While at Faith in Public Life this summer I have had a second row seat watching the efforts to find common ground on abortion. Last month I blogged a little bit about my position, what Obama's been doing, and the new Common Ground blog at RH Reality Check.
Last week the movement for common ground on abortion picked up steam as an exciting new piece of legislation went public. It is called the "Preventing Unintended Pregnancies, Reducing the Need for Abortion, and Supporting Parents Act."
More than three dozen religious leaders and groups from across the ideological spectrum announced their support for landmark legislation unveiled today by Representatives Tim Ryan (OH-17) and Rosa DeLauro (CT-3) that makes concrete progress toward the shared goal of reducing the need for abortion by preventing unintended pregnancies and supporting pregnant women and families (Faith in Public Life Press Release).
When they say "from across the ideological spectrum," they're not joking. We're talking about Jews, Evangelicals, and Planned Parenthood. This legislation has support from pro-life and pro-choice religious leaders, and pro-life and pro-choice secular leaders. It also has support from people like myself who indentify themselves more in the middle.
Despite the legislation having broad support, several conservative organizations and religious groups would not support the legislation and are in fact actively opposing the legislation, as well as criticizing persons who endorsed the legislation.
Commenting on the new divide that has emerged between people, William Saletan writes, "A new fault line has opened in the abortion debate. The fight is no longer between pro-lifers and pro-choicers. It's between militants and pragmatists." Even though "pro-choicers got money for contraception and sex education, [and] pro-lifers got abstinence-friendly curriculum, a bigger adoption tax credit, and financial support for women who continue their pregnancies," pro-life extremists are refusing to have anything to do with pro-choice organizations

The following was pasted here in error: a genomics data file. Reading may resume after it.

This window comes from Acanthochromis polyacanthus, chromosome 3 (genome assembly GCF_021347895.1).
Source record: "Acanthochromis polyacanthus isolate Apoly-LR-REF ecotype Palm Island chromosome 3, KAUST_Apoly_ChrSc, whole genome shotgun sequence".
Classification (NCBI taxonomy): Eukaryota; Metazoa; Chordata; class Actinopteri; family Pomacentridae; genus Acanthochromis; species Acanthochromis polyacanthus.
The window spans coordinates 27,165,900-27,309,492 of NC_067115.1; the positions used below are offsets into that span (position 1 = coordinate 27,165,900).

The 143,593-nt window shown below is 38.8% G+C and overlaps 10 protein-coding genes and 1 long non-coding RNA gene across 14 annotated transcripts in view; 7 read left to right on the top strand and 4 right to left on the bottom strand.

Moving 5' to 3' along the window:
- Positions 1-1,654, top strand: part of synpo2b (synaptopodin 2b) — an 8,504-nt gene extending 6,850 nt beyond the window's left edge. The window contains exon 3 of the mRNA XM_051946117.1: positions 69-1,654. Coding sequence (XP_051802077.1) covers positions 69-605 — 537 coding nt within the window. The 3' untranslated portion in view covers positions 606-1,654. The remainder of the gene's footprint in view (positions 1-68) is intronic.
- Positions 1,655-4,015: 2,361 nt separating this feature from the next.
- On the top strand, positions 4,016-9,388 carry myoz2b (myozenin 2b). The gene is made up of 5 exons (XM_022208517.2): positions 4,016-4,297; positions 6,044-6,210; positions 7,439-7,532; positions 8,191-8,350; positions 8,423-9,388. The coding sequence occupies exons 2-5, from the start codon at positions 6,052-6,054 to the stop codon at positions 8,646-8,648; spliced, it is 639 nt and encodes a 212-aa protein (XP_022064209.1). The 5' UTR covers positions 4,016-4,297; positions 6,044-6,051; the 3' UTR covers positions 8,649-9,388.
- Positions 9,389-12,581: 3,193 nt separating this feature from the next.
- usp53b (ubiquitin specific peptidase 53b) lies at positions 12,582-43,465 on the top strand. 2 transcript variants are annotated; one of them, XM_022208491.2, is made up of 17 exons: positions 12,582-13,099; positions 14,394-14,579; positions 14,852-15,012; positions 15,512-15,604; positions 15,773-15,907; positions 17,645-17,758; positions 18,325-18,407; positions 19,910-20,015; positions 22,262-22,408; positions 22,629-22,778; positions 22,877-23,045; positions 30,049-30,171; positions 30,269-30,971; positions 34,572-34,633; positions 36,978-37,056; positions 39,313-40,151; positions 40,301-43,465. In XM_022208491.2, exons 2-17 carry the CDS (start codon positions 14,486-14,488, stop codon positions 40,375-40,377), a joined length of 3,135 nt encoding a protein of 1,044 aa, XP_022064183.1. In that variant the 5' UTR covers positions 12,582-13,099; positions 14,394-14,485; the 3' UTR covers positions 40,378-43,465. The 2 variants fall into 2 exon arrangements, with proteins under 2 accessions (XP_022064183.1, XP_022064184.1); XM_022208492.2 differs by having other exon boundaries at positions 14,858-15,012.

But pro-lifers are not fooled -- a vote for either Ryan/DeLauro or the health care bill is a vote to increase abortions." Focus on the Family's activism arm, CitizenLink used a quote to tell their supporters that the legislation was about "death." I believe these statements are not only baseless, but they also represent an immoral and distorted pro-life position.
I understand not wanting to compromise or work together with your rivals, yet I believe there is an unprecedented opportunity before us to actually reduce the number of abortions in America. For over 35 years, millions of Americans have been fighting each other on abortion, and they have spent millions of dollars in the process. Meanwhile there are nearly a million abortions every year in this country. The time has come for a new approach. I hope individual pro-lifers will not stand on the sidelines or stand in the way for common ground on abortion. For to do so, I believe, would be a fatal mistake.
*You can find a 4 page summary of the legislation, as well as the full list of sponsors and their statements over at Third Way.